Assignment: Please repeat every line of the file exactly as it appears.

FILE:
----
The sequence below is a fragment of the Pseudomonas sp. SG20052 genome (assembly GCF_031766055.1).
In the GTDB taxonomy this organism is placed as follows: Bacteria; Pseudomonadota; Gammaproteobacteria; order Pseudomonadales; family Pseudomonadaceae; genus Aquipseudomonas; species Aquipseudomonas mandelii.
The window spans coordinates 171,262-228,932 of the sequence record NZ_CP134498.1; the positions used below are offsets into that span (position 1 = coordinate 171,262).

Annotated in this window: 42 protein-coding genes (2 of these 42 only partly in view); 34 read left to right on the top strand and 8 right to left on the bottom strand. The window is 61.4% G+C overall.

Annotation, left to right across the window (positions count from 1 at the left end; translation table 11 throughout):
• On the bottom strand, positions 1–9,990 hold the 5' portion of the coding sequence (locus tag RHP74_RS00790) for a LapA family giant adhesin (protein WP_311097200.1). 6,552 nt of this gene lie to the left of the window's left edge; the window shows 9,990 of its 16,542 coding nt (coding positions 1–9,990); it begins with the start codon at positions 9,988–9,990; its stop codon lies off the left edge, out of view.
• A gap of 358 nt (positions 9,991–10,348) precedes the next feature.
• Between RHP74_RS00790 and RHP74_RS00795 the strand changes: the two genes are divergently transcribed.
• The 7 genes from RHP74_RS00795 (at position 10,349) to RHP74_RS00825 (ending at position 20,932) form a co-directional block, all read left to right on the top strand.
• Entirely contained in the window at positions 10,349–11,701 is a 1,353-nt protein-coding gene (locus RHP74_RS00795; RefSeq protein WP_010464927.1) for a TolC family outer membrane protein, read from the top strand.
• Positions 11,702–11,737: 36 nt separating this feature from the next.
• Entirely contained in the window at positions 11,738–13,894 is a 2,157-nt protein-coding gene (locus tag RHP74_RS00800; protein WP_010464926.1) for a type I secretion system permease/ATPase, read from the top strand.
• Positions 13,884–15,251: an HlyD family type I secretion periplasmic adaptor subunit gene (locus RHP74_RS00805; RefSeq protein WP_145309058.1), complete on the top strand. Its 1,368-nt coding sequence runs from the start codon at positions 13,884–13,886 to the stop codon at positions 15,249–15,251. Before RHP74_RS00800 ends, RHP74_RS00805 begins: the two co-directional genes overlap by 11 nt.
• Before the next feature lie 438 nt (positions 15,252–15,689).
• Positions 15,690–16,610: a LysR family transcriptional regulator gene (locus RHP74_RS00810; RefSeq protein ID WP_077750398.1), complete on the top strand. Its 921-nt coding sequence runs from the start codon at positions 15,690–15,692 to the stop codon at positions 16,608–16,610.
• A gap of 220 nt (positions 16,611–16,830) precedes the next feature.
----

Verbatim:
The sequence below is a fragment of the Pseudomonas sp. SG20052 genome (assembly GCF_031766055.1).
In the GTDB taxonomy this organism is placed as follows: Bacteria; Pseudomonadota; Gammaproteobacteria; order Pseudomonadales; family Pseudomonadaceae; genus Aquipseudomonas; species Aquipseudomonas mandelii.
The window spans coordinates 171,262-228,932 of the sequence record NZ_CP134498.1; the positions used below are offsets into that span (position 1 = coordinate 171,262).

Annotated in this window: 42 protein-coding genes (2 of these 42 only partly in view); 34 read left to right on the top strand and 8 right to left on the bottom strand. The window is 61.4% G+C overall.

Annotation, left to right across the window (positions count from 1 at the left end; translation table 11 throughout):
• On the bottom strand, positions 1–9,990 hold the 5' portion of the coding sequence (locus tag RHP74_RS00790) for a LapA family giant adhesin (protein WP_311097200.1). 6,552 nt of this gene lie to the left of the window's left edge; the window shows 9,990 of its 16,542 coding nt (coding positions 1–9,990); it begins with the start codon at positions 9,988–9,990; its stop codon lies off the left edge, out of view.
• A gap of 358 nt (positions 9,991–10,348) precedes the next feature.
• Between RHP74_RS00790 and RHP74_RS00795 the strand changes: the two genes are divergently transcribed.
• The 7 genes from RHP74_RS00795 (at position 10,349) to RHP74_RS00825 (ending at position 20,932) form a co-directional block, all read left to right on the top strand.
• Entirely contained in the window at positions 10,349–11,701 is a 1,353-nt protein-coding gene (locus RHP74_RS00795; RefSeq protein WP_010464927.1) for a TolC family outer membrane protein, read from the top strand.
• Positions 11,702–11,737: 36 nt separating this feature from the next.
• Entirely contained in the window at positions 11,738–13,894 is a 2,157-nt protein-coding gene (locus tag RHP74_RS00800; protein WP_010464926.1) for a type I secretion system permease/ATPase, read from the top strand.
• Positions 13,884–15,251: an HlyD family type I secretion periplasmic adaptor subunit gene (locus RHP74_RS00805; RefSeq protein WP_145309058.1), complete on the top strand. Its 1,368-nt coding sequence runs from the start codon at positions 13,884–13,886 to the stop codon at positions 15,249–15,251. Before RHP74_RS00800 ends, RHP74_RS00805 begins: the two co-directional genes overlap by 11 nt.
• Before the next feature lie 438 nt (positions 15,252–15,689).
• Positions 15,690–16,610: a LysR family transcriptional regulator gene (locus RHP74_RS00810; RefSeq protein ID WP_077750398.1), complete on the top strand. Its 921-nt coding sequence runs from the start codon at positions 15,690–15,692 to the stop codon at positions 16,608–16,610.
• A gap of 220 nt (positions 16,611–16,830) precedes the next feature.